UCLA scientist developed biological clock able to measure age of most human tissues. Study finds, using a previously undiscovered time-keeping mechanism in the human body, women’s breast tissue ages faster than the rest of the body.
UCLA professor Steve Horvath developed an age-predictive tool that can accurately gauge the age of diverse human organs, tissues and cell type.
“To fight aging, we first need an objective way of measuring it. Pinpointing a set of biomarkers that keeps time throughout the body has been a four-year challenge. My goal in inventing this age-predictive tool is to help scientists improve their understanding of what speeds up and slows down the human aging process.”
Gleaning information from nearly 8,000 samples of 51 types of tissue and cells taken from throughout the body, Horvath charted how age affects DNA methylation levels from pre-birth through 101 years. For the age predictor, he zeroed in on 353 markers linked to methylation that change with age and are present throughout the body.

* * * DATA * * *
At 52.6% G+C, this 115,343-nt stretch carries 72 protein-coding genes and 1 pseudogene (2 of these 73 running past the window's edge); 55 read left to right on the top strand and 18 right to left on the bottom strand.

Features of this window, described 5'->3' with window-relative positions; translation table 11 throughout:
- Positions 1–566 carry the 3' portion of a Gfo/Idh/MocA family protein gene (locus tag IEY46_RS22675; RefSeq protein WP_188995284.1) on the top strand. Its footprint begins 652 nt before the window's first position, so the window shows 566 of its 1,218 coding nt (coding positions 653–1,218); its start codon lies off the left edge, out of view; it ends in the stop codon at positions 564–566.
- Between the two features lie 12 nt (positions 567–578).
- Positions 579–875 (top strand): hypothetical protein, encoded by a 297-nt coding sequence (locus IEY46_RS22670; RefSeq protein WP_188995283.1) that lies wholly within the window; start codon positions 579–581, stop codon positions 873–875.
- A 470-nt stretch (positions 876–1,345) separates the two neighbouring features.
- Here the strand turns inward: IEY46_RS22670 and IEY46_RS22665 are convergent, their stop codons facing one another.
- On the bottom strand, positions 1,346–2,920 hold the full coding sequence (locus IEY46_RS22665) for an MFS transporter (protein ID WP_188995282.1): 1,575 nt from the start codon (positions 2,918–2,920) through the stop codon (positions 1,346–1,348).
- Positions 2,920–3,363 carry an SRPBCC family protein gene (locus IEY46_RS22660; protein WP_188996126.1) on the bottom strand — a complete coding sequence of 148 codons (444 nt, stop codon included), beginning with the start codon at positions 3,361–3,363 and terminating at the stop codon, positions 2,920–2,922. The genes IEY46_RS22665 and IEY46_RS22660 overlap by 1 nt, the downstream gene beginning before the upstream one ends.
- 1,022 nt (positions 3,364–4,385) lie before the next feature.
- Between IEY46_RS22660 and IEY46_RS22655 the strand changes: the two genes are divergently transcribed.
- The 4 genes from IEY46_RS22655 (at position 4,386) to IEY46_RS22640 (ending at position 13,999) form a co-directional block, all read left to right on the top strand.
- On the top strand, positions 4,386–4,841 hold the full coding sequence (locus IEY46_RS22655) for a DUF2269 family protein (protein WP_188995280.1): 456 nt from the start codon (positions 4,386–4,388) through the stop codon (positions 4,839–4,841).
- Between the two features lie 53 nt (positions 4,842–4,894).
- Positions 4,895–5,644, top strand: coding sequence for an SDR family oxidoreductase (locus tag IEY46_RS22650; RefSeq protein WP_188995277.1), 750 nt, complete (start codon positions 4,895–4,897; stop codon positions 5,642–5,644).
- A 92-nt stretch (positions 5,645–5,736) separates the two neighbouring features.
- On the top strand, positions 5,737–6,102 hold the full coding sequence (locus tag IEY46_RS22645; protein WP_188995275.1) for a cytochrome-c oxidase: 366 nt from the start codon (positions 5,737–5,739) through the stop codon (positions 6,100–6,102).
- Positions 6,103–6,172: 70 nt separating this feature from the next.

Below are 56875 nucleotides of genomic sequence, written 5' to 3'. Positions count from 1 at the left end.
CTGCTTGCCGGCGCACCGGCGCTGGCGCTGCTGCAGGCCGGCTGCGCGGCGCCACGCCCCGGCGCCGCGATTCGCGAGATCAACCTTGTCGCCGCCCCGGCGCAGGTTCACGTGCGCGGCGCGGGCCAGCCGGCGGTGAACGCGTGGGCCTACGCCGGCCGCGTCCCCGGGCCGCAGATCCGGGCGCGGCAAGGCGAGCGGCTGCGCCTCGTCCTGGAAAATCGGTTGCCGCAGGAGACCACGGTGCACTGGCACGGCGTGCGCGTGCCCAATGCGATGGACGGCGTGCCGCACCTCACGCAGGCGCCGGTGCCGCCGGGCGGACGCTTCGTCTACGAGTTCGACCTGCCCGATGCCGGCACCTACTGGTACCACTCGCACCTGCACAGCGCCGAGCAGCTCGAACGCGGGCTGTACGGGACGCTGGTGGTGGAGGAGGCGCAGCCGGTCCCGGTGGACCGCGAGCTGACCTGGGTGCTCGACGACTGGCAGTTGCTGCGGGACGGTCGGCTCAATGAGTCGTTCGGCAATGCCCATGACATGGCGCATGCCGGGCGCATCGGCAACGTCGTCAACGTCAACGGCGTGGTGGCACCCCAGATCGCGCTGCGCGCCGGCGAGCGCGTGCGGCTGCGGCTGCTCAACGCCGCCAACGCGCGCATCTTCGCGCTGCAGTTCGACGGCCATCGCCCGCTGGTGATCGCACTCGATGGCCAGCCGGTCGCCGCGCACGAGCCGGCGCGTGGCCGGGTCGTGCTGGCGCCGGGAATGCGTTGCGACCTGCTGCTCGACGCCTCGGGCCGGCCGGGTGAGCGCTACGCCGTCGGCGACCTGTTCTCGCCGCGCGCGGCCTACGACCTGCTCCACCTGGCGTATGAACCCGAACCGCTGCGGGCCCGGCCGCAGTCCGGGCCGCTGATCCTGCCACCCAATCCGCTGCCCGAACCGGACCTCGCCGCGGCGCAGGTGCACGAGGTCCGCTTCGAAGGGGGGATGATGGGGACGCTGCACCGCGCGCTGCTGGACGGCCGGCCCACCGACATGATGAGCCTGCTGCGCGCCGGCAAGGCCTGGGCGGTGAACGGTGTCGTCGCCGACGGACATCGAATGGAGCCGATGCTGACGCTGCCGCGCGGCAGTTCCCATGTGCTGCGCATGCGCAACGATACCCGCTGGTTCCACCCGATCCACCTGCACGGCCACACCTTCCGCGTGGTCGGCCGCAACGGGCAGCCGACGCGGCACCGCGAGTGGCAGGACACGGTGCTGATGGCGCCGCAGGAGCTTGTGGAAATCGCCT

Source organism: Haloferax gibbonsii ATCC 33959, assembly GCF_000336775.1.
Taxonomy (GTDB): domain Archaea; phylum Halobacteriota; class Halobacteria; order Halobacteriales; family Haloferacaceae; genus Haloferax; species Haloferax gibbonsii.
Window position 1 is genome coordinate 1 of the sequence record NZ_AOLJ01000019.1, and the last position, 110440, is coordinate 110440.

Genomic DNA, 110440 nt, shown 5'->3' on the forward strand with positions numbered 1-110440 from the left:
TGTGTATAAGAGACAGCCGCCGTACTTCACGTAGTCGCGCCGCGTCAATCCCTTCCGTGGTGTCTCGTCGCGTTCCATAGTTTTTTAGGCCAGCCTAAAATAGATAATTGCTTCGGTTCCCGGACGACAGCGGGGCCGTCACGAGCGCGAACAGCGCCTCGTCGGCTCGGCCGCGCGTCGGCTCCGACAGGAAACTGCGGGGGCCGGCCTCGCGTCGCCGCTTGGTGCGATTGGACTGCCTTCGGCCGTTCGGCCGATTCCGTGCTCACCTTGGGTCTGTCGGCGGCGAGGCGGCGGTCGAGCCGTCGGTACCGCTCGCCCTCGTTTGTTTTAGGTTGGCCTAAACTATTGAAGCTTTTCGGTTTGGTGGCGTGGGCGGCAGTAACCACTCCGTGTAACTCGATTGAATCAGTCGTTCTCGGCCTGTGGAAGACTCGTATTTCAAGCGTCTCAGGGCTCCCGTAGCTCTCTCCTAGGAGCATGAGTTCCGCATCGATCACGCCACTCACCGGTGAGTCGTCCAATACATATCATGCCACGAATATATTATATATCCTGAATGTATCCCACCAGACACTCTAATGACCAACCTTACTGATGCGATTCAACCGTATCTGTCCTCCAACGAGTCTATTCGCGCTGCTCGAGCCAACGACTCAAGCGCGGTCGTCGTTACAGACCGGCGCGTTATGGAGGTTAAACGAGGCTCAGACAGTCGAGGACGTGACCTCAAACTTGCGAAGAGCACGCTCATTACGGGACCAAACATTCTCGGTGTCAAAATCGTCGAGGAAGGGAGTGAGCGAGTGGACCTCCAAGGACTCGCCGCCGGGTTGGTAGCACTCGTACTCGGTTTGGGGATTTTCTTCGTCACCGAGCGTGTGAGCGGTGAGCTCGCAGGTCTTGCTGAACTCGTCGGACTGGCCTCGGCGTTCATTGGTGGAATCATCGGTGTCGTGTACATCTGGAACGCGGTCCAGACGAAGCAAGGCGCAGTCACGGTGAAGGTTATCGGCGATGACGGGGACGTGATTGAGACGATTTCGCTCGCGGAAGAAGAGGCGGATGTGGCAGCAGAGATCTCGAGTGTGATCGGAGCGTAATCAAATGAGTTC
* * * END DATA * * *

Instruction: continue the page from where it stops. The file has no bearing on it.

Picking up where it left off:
Horvath tested the predictive tool’s effectiveness by comparing a tissue’s biological age to its chronological age. When the tool repeatedly proved accurate in matching biological to chronological age, he was thrilled — and a little stunned.
“It’s surprising that one could develop a predictive tool that reliably keeps time across the human anatomy. My approach really compared apples and oranges, or in this case, very different parts of the body — including brain, heart, lungs, liver, kidney and cartilage.
Healthy breast tissue is about two to three years older than the rest of a woman’s body. If a woman has breast cancer, the healthy tissue next to the tumor is an average of 12 years older than the rest of her body.”
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